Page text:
It is neither 'Uu' nor 'Ulikki', it is hooting laughter that the film induces. Even without talking about the patent mediocrity of the film, one can expose it by mere description. It has not got a hero; instead, there are two souls who are out to bay for each other's flesh and blood, which becomes clear only towards the end. The Noble Aatma (Balakrishna) wants to retain its ownership of Gandharva Mahal, while the Dissatisfied Aatma (the evil one, played by Sonu Sood) wants to realize its single-point agenda of tying the knot with Amruthavalli (Lakshmi Manchu), who is his prostitute sweetheart, in the same building. The former had killed the latter years before the entry of Manoj into the decoloured mahal, who has only an incidental place in the story.
'UKUP' has all the marks of a bad film, made by a technically and artistically impaired director. Way back some decades ago, Gandharva Mahal's generous, heroic owner (Balayya as Narasimha Rayudu) had to confront with Bhupathi (Sonu), the husband of his sister. After cunningly packing Rayudu off from the mahal, Bhupathi sets forth to marry Amruthavalli. Since he is already married to another woman, she rejects him now and this makes Bhupathi kill his wife. Rayudu enters the scene and avenges the killer of his sister/invader of his mahal.
As years pass, Rayudu's inglorious and almost penniless descendants (now headed by Tamil actor Prabhu) continue to live in the neighbourhood, having rented out the mahal to a bunch of comedians (led by Dharmavarapu). The film starts with a weirdly made up Manoj setting his foot into the household. He is there on his mother's (Suhasini) mission of saving the mahal from slipping into the ownership of Sai Kumar (whose make up robs off his appeal). He clears the mahal of the tenants, starts playing a drama where he interlaces the element of a Holy Ghost (also Balayya). Much to his shock, his fiction turns out to be real, and the Noble Soul is immortal! Sai Kumar wants to make Rs. 40 cr by defrauding the rightful owners (now dead Balayya and very alive and kicking Prabhu) of the mahal. Ajay (who inappropriately essays the role of a 'bhutala mantrikudu') enters the scene in the last leg of the film to demystify everything for the inmates. Everyone but the audience are wowed at this stolen mix of ideas.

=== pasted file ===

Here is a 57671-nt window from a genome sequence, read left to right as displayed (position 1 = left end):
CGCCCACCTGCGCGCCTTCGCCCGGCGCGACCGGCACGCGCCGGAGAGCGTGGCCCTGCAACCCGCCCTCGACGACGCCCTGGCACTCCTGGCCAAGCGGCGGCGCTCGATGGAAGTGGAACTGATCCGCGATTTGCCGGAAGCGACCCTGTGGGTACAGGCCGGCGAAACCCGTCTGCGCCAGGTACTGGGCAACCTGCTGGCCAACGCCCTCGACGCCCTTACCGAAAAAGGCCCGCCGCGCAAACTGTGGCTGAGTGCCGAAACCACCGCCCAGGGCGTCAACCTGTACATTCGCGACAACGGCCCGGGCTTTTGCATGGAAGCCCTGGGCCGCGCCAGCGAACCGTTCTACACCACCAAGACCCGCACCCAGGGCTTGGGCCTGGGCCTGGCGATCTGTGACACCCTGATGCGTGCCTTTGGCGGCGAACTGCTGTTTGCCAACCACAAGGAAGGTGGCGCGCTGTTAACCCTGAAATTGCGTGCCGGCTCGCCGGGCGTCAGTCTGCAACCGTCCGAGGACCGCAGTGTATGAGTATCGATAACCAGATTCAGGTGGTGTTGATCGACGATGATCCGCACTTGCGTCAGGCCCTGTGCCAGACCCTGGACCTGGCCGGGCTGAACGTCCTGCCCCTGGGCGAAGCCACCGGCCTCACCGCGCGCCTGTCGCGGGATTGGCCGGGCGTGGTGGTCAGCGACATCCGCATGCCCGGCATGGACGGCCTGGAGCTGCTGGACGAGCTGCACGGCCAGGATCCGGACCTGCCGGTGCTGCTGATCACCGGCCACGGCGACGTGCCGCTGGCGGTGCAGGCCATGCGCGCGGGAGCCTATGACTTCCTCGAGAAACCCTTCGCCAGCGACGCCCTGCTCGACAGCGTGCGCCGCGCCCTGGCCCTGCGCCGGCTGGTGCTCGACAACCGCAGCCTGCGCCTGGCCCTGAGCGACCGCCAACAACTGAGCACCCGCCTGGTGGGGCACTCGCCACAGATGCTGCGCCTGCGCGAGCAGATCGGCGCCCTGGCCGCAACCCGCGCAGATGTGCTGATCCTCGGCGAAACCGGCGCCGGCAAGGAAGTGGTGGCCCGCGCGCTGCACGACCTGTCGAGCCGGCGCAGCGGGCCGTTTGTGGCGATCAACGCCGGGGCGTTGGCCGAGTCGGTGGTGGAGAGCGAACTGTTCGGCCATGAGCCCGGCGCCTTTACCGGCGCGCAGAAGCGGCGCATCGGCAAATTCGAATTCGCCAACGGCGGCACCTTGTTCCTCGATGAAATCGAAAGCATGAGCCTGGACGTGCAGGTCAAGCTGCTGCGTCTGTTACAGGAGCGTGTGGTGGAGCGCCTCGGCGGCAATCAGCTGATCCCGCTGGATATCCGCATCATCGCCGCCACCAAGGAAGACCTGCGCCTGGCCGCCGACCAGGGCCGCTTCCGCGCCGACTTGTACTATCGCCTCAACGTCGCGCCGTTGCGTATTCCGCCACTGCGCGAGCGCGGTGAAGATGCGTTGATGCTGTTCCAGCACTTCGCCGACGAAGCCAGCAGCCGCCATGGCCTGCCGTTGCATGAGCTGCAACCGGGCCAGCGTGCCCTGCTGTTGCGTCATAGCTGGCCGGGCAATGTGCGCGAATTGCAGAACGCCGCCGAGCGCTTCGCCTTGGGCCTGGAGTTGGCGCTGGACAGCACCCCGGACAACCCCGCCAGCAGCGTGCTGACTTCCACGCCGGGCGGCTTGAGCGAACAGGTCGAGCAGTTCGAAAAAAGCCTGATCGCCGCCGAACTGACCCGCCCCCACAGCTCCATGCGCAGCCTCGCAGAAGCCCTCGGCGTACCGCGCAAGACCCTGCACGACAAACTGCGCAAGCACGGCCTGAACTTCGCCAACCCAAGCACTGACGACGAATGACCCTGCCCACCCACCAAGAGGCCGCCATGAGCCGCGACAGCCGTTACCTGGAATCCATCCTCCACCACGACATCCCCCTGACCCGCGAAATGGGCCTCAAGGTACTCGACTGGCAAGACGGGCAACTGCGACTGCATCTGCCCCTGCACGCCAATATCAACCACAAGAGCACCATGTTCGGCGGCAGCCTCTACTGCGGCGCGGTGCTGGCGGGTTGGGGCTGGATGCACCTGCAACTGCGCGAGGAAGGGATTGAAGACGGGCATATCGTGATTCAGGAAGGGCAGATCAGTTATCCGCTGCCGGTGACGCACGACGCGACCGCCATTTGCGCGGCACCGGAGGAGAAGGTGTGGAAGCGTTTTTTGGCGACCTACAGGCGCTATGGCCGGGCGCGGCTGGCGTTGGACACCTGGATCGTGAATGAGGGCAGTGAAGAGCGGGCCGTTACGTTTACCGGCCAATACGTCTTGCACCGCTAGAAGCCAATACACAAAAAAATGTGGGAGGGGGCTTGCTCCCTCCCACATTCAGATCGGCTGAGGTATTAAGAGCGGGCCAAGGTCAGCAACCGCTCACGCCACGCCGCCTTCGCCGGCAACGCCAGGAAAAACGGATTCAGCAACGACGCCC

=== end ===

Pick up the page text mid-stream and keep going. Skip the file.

To add to our problems, there is Lakshmi, who is now living the life of a vagabond, and Sonu Sood, still roaming about as an evil spirit and spoiling every marriage down the decades.
Sekhar Raja mishandles some scenes with pathetic shoddiness. Before conceding praise for him for the action/CG scenes, we must remember that there have been many who could accomplish stuff of this kind with equal if not greater quality, with much less investment. When the film should become edge-of-the-seat, it becomes heady and too much to bear.
With a story that is a laughable hotchpotch, it presents a set of outrageous elements. There was no need to characterise Manoj the way it was done - it was neither comedy nor parody (something which Manoj seems to think he exists for). A character so much powerfully (or crazily, as most of you would have it) introduced slides into utter unimportance as the film progresses. Balayya making appearance as a ghost (he may be a holy ghost but a ghost nevertheless) seemed a bit unsettling. His fight is for the mahal, the other ghost has got another problem.
One rightly begins to have a feeling that Manoj has incurably internalised his father's mien, and it is fast turning out to be his demerit. Deeksha Seth gets another ill-written role for the Nth time.
In a film full of eccentricities, Balakrishna is at his usual best. He is routinely good but not exceptionally terrific, mainly because his role doesn't live up the superstardom and range of the star. Lakshmi Manchu's performance is smart and she fits the bill both as a desired Amruthavalli, an unkempt vagabond and a possessed fighter. Bhanuchandar, Madhumitha, Rishi and Praveen get good parts.
Bobo Sashi's inspired music doesn't deserve mention. Chinna's BG score shifts between placid and tense at places. Defeating these two in the race for the Worst Performer is, you may be shocked to know, the art director. Cinematography doesn't disappoint. Lakshmi Bhupathi's dialogues could have been much better.
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